High School Students Help Explore Mars Through Innovative Program
April 24, 2008
Source: Applied Physics Laboratory, Johns Hopkins University
While most kids can only read about Mars exploration, four groups of high school students from around the country are getting the chance to plan observations of the Red Planet and join the science team analyzing data from NASA’s Mars Reconnaissance Orbiter mission.
The students are participating in a project called the Mars Exploration Student Data Teams (MESDT), which is run by Arizona State University as a key educational component of NASA’s Mars Public Engagement Program. They are using real data from the Compact Reconnaissance Imaging Spectrometer for Mars (CRISM) flying onboard the Mars Reconnaissance Orbiter and managed by The Johns Hopkins University Applied Physics Laboratory in Laurel, Maryland. The primary mission of CRISM is to search for mineral traces of ancient water as it images the planet in up to 544 wavelengths of light.
The student teams are from:
• Durham Academy and nearby public schools in Durham, North Carolina
• John Dewey High School in Brooklyn, New York
• Kickapoo High School in Springfield, Missouri
• Livonia Central School in Livonia, New York
“Two goals of MESDT are to provide high school students the opportunity to perform authentic science and to take student-directed research to the next level, and they’ve certainly done that,” says MESDT project leader Brian Grigsby of Arizona State University's Mars Education Program. “It’s really fascinating to see how the teams vary in their approaches because they are coming from different technical situations, yet all are doing a fantastic job.”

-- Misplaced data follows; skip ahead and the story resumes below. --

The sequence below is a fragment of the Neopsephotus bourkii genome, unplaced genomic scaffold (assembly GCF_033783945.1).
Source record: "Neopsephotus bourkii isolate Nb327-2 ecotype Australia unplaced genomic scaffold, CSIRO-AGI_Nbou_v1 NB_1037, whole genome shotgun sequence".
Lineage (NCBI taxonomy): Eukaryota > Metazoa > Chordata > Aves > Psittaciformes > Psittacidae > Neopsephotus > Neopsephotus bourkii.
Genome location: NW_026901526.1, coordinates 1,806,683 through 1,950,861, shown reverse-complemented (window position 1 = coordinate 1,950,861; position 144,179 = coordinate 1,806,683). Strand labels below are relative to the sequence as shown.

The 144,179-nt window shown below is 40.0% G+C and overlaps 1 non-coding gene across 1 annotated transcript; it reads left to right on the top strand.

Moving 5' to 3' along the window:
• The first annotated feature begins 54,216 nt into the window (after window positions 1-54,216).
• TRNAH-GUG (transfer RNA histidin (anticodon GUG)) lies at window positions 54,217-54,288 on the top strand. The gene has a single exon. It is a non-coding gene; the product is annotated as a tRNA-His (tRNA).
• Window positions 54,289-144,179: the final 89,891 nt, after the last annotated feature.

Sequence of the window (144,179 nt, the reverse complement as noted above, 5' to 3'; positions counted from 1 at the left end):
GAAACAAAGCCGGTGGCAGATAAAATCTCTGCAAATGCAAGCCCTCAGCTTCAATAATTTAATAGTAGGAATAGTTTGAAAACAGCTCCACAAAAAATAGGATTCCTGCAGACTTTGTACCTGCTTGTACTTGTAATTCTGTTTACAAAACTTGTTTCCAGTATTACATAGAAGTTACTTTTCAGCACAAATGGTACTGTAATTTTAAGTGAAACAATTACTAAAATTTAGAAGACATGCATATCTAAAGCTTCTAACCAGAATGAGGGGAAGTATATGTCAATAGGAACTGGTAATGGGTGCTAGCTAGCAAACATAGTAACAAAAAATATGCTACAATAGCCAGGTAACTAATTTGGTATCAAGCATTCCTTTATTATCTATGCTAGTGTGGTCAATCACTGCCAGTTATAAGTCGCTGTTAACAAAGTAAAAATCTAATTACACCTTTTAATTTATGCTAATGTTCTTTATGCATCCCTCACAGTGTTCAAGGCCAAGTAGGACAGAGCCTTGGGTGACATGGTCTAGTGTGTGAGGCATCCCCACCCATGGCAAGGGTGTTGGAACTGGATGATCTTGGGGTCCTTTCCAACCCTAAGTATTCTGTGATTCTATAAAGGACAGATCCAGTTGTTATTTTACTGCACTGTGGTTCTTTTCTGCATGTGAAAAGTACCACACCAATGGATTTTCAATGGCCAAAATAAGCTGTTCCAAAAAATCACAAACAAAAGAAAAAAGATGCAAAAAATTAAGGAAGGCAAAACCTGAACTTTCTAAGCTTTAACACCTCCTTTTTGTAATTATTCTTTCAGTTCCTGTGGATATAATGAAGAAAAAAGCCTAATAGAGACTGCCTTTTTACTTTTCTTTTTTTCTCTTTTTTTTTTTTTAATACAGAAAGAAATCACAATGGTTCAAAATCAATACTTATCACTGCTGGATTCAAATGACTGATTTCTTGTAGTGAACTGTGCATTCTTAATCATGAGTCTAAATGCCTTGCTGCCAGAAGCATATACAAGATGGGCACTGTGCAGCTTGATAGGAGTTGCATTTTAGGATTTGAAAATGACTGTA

The students first analyzed data taken by CRISM in its low-resolution, mapping mode, focusing on a region of ancient rocks in Mars’ southern highlands. They identified various mineral deposits and developed hypotheses to explain how the deposits might have formed. The students then planned targeted observations by CRISM, with ten times the spatial resolution of the initial images. The first two student-selected observations were taken, downloaded, and processed in February, and the teams are working with their mentors to analyze the results. Two additional sites have been identified and added to CRISM’s observing schedule.
Each team has an adult advisor from their school and a mentor from the CRISM science team. The students use the same software used by CRISM researchers, a program called ACT-REACT, which was customized specifically for the mission by Applied Coherent Technology Inc., in Herndon, Virginia.
“We’ve been really impressed by the students’ enthusiasm and ability to master complex concepts and software,” says Kim Seelos, a member of the CRISM science team at APL and mentor to one of the teams. “Working with us allows them to see how the scientific process works, while they also get a chance to make real contributions to an important NASA mission.”
Some team members even got the chance to show off their work in a poster session at the 39th Lunar and Planetary Science Conference in March. “The students are doing authentic work and making valid discoveries,” says Dawn Turney, of APL’s space education and outreach program. “It was therefore an important part of the experience that they had the chance to participate in a conference and experience that aspect of a scientist’s work.”
The MESDT curriculum is aligned with the National Science Education Standards and was designed to fit within existing science curriculum, teaching required objectives and standards using real-world science rather than worksheets or simulations. The program plans to expand beyond the four pilot schools for the 2008–2009 school year.
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Last updated April 24, 2008